Nature Nuts can be played with the board in the game Wise Alec or on its own as a trivia game.  You will find cards featuring the science topics of Animals, Plants, and Earth.  There is also a deck of Wise Alec Cards. Each of these decks has their own section inside the box.

    • The animal cards feature questions about all kinds of animals and their habitats, their body design, habits, and what different groups of animals are called.  For example a group of kangaroos is called a troop or mob.

    • The Plant cards have subjects such as the parts of plants, types of plants and where they grow, plant processes and plants benefits.

    • The Earth cards features topics such as rocks and minerals, seasons, earth elements, astronomy as it relates to the earth, and some geographic features such as springs. 

    Each of these cards has two questions: one with a 3 point value and and another with a 7 point value.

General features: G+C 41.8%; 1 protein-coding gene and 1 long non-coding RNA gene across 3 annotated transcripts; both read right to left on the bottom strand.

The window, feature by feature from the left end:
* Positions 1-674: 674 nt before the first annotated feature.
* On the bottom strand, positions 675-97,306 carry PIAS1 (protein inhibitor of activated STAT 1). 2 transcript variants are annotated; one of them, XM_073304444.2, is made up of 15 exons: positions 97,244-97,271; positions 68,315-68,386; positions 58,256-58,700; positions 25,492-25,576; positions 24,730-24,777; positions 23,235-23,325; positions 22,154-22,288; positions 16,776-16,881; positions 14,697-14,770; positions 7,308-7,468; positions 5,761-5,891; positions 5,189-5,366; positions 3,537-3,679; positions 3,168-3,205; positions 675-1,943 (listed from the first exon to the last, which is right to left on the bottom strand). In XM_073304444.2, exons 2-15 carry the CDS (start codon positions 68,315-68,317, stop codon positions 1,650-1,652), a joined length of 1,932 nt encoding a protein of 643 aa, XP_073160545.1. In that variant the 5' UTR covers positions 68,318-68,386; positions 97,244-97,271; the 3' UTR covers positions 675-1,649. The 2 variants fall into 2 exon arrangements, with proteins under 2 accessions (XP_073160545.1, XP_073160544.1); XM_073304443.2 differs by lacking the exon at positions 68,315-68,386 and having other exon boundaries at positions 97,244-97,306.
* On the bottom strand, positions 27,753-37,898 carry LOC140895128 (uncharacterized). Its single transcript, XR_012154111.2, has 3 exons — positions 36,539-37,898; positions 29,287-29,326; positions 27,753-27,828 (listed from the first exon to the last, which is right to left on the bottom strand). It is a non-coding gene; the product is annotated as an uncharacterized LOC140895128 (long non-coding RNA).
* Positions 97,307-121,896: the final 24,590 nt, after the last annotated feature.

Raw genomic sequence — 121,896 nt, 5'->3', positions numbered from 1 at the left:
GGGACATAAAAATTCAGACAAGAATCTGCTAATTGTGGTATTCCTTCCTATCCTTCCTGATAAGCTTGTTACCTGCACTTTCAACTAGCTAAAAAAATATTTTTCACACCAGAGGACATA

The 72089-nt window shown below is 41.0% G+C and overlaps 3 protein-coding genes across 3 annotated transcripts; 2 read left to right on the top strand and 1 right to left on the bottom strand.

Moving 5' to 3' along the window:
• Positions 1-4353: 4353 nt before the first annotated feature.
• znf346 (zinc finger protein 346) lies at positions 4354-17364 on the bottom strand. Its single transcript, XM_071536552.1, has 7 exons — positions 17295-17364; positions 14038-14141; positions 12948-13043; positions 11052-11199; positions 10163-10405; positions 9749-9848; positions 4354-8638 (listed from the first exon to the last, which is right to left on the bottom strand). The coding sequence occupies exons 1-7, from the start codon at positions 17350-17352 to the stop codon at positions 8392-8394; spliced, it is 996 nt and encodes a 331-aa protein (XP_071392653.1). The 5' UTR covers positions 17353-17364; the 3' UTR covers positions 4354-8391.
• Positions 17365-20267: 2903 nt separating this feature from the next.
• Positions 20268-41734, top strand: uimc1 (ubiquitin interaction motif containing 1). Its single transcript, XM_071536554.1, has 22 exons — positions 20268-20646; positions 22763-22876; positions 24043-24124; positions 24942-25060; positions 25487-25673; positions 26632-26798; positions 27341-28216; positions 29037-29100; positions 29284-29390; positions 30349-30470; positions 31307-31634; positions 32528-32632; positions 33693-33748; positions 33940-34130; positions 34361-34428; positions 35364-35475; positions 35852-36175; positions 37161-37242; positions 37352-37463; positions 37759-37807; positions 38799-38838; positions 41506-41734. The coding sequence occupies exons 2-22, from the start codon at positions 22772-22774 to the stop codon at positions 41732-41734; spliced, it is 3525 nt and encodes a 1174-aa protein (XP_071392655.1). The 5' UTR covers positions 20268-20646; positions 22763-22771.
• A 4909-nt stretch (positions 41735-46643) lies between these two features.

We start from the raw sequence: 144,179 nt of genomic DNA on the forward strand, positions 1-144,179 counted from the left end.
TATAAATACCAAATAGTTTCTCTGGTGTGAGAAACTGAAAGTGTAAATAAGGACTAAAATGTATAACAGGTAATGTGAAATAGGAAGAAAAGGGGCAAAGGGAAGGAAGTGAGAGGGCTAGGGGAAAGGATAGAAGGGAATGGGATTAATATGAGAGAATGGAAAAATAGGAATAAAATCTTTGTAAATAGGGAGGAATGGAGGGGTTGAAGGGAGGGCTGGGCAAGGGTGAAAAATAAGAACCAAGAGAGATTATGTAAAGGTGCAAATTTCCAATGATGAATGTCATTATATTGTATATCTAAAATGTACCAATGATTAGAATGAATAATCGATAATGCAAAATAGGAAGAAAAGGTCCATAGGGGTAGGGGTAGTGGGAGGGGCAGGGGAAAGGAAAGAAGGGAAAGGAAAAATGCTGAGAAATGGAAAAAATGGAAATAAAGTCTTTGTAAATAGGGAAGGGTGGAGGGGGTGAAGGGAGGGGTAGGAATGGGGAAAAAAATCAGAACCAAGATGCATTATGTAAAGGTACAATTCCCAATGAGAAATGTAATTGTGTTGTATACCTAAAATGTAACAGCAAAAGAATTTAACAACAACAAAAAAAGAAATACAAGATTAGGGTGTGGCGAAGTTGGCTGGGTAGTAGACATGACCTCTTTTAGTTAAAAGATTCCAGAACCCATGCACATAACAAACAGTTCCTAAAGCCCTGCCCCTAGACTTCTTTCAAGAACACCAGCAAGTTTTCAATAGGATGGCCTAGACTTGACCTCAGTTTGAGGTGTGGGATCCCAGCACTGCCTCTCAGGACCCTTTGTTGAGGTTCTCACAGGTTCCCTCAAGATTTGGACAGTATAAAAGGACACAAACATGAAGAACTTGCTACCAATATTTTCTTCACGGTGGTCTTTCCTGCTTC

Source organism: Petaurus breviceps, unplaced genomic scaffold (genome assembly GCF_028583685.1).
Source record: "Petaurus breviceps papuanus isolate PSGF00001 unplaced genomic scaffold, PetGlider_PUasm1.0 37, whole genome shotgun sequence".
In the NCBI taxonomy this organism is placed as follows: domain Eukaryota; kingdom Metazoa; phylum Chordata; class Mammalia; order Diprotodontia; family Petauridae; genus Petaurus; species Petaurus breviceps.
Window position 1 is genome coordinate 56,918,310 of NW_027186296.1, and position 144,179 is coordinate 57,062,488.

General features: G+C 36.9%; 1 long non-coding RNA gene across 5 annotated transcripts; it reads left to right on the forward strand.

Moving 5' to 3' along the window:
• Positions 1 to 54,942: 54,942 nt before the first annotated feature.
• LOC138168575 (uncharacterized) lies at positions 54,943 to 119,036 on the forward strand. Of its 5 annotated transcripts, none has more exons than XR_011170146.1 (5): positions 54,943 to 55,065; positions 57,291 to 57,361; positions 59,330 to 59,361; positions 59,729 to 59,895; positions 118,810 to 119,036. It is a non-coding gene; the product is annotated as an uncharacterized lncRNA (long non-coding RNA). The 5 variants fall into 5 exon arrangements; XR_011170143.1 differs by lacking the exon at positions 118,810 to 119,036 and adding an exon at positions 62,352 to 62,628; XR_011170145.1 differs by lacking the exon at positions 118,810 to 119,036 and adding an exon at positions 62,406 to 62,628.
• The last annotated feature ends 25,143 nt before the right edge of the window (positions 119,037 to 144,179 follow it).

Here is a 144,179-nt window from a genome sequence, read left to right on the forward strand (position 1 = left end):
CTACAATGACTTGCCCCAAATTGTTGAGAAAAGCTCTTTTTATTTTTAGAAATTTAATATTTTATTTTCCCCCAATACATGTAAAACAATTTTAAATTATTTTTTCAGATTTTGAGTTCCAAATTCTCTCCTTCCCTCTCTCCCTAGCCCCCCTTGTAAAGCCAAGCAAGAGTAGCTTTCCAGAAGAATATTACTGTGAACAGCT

The Wise Alec cards are where the fun with this game really begins.  From this deck of cards a player maybe instructed to do animal impressions, list a certain number of items in a category which all begin with the same letter, or perform a physical fitness activity.  For the most part these types of cards give you points to add to your total.  However, some Wise Alec cards subtract from your points.  These may say you forgot to recycle or mixed your compost or something similar which is not environmentally friendly.

    The included die has color coded sides which direct the player to which card category to choose.  Also on the die is a color which allows the player on the right to choose your subject and another color which allows you to pick any category you wish.

    Nature Nuts is a game which can be enjoyed by the whole family.  The rules allow flexibility for point tallying by suggesting different goals based on age or setting a time limit for the length of the game.  Information specific to Nature Nuts can be found at Griddley Games website through this link.